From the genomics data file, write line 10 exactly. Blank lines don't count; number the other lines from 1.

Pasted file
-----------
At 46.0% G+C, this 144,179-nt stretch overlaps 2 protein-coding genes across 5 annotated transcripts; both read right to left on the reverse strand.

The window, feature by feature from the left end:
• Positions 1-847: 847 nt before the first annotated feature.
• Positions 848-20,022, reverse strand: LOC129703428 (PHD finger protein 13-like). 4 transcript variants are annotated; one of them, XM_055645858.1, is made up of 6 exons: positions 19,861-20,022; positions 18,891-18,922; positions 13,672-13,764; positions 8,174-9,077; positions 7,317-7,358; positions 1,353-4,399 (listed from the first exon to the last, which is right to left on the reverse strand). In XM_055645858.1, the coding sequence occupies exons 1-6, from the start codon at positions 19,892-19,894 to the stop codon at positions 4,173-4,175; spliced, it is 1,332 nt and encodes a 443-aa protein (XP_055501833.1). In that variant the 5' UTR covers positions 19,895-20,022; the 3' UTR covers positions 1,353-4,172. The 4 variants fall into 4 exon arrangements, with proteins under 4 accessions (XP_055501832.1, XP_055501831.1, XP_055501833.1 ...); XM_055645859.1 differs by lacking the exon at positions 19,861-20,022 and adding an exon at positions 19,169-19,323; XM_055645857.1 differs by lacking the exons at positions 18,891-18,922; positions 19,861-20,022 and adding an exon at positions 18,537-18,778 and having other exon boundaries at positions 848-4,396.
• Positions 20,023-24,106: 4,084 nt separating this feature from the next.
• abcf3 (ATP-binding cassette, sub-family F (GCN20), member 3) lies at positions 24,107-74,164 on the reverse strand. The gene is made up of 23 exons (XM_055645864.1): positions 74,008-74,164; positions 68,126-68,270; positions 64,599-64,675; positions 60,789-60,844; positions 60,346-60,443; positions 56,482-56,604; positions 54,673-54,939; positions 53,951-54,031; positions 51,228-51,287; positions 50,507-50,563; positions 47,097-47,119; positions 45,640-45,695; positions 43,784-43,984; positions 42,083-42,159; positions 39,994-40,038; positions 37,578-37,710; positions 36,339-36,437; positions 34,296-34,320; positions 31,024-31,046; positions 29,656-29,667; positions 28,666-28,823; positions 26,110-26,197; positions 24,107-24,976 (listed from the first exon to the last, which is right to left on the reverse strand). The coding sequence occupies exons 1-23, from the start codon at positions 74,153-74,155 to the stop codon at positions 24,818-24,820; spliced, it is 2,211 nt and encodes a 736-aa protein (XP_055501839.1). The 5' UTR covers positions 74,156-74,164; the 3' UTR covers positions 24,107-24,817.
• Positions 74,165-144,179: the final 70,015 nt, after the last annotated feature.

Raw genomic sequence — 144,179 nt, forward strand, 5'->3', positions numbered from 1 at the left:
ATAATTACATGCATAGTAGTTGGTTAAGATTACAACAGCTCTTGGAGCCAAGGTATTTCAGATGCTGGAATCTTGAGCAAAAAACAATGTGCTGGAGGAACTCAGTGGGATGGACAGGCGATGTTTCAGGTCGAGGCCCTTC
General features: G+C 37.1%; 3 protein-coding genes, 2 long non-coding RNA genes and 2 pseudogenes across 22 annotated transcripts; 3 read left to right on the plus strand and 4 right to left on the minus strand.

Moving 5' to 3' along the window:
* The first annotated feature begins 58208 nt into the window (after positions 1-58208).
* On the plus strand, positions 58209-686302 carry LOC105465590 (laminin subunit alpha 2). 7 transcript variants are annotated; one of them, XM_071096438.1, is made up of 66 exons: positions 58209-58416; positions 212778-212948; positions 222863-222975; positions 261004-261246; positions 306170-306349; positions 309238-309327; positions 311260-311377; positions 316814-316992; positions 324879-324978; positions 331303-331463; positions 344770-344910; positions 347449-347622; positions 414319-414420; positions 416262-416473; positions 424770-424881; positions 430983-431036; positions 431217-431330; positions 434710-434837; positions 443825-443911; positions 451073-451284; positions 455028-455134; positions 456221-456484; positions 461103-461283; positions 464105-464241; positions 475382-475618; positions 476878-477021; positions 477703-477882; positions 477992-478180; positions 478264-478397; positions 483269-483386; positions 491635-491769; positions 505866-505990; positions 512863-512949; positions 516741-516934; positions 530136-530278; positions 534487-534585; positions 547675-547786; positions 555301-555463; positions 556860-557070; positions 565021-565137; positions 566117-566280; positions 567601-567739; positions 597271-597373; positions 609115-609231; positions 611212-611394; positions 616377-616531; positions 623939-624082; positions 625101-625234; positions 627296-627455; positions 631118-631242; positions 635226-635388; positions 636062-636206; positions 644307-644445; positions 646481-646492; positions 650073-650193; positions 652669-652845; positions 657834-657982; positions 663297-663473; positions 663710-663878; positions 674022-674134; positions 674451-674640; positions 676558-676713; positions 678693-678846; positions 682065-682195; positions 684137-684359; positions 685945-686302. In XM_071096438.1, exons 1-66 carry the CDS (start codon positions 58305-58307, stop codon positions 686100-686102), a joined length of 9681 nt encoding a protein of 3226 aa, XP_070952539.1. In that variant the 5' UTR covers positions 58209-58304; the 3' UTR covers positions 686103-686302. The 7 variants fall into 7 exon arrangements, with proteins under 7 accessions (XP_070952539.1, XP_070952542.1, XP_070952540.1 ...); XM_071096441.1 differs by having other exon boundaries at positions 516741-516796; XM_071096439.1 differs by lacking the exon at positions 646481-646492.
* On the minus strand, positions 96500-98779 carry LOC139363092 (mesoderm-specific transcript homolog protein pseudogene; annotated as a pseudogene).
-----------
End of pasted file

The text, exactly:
General features: G+C 37.1%; 3 protein-coding genes, 2 long non-coding RNA genes and 2 pseudogenes across 22 annotated transcripts; 3 read left to right on the plus strand and 4 right to left on the minus strand.